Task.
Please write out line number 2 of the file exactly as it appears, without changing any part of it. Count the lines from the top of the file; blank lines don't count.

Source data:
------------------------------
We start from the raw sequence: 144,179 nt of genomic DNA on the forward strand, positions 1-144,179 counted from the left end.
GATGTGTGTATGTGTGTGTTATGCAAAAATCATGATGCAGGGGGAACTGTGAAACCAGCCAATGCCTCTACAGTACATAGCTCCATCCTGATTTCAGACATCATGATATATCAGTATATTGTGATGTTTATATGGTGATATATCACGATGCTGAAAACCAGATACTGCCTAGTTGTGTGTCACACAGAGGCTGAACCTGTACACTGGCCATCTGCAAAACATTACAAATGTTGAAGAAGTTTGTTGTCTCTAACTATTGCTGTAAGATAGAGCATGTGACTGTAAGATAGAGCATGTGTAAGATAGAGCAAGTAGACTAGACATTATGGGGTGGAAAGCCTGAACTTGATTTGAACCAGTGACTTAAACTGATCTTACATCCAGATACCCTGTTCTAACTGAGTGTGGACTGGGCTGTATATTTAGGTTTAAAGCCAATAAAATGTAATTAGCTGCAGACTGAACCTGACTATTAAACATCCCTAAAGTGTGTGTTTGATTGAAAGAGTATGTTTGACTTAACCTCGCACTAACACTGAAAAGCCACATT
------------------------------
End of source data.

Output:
GATGTGTGTATGTGTGTGTTATGCAAAAATCATGATGCAGGGGGAACTGTGAAACCAGCCAATGCCTCTACAGTACATAGCTCCATCCTGATTTCAGACATCATGATATATCAGTATATTGTGATGTTTATATGGTGATATATCACGATGCTGAAAACCAGATACTGCCTAGTTGTGTGTCACACAGAGGCTGAACCTGTACACTGGCCATCTGCAAAACATTACAAATGTTGAAGAAGTTTGTTGTCTCTAACTATTGCTGTAAGATAGAGCATGTGACTGTAAGATAGAGCATGTGTAAGATAGAGCAAGTAGACTAGACATTATGGGGTGGAAAGCCTGAACTTGATTTGAACCAGTGACTTAAACTGATCTTACATCCAGATACCCTGTTCTAACTGAGTGTGGACTGGGCTGTATATTTAGGTTTAAAGCCAATAAAATGTAATTAGCTGCAGACTGAACCTGACTATTAAACATCCCTAAAGTGTGTGTTTGATTGAAAGAGTATGTTTGACTTAACCTCGCACTAACACTGAAAAGCCACATT